Plants to be Studied:
Tomato, especially Solanum lycopersicum and Solanum pennellii.
- Project Objectives:
Plants acquire the bulk of their energy from light capture by leaves, and leaf shape has direct consequences on the efficiency of light capture and photosynthetic carbon fixation. As a result, leaf shape must be optimized in response to variation in light quality. To understand the genetic programs controlling fundamental developmental processes, genetic networks regulating both environmental response and morphological form must be integrated. This proposal uses a genomics approach to understand natural variation in leaf morphology and light response, and to investigate the mechanism by which these two genetic networks are integrated to ensure optimal developmental pattern.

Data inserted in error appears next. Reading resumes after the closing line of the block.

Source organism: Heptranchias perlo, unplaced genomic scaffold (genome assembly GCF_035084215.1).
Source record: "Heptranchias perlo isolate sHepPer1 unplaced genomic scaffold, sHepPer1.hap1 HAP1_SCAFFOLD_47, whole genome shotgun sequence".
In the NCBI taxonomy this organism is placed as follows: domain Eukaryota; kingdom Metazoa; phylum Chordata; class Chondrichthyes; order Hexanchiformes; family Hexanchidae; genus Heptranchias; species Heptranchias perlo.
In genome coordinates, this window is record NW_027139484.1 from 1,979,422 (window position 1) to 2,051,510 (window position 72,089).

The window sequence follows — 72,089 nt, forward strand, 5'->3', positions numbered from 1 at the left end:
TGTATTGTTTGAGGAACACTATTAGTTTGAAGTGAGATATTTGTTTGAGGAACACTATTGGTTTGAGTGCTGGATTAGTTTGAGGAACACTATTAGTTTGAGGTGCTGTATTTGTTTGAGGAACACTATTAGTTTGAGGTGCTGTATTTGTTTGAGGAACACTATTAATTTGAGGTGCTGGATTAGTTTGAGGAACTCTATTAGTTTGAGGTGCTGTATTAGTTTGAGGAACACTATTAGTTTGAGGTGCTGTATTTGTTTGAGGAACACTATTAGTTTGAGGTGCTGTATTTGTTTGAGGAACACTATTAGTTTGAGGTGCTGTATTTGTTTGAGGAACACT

- Experimental Approaches:
To elucidate developmental networks, we are using a "genetical genomics" approach, taking advantage of near isogenic mapping lines (NILs) where regions of the S. pennellii genome have been introgressed into S. lycopersicum. Importantly, the parental species vary significantly in both light response and leaf complexity. We are sequencing the parental line transcriptomes to deep coverage to acquire genome-wide mRNA sequence and SNP information. The resulting data will be used to expand the tomato UniGene set and to develop a dense genome-wide marker database for S. lycopersicum and S. pennellii. The NIL population will be phenotyped for leaf development and light-response traits and characterized for genome-wide transcript levels and genotypes by massively parallel short-read sequencing. Construction of genetic networks regulating leaf morphology and light development from this genotype, phenotype, and trancript profile data will be coupled with genetic and transgenic approaches to identify central regulators of development and developmental variation. The resulting network will then be used as a guide to survey natural variation found in additional wild tomato accessions.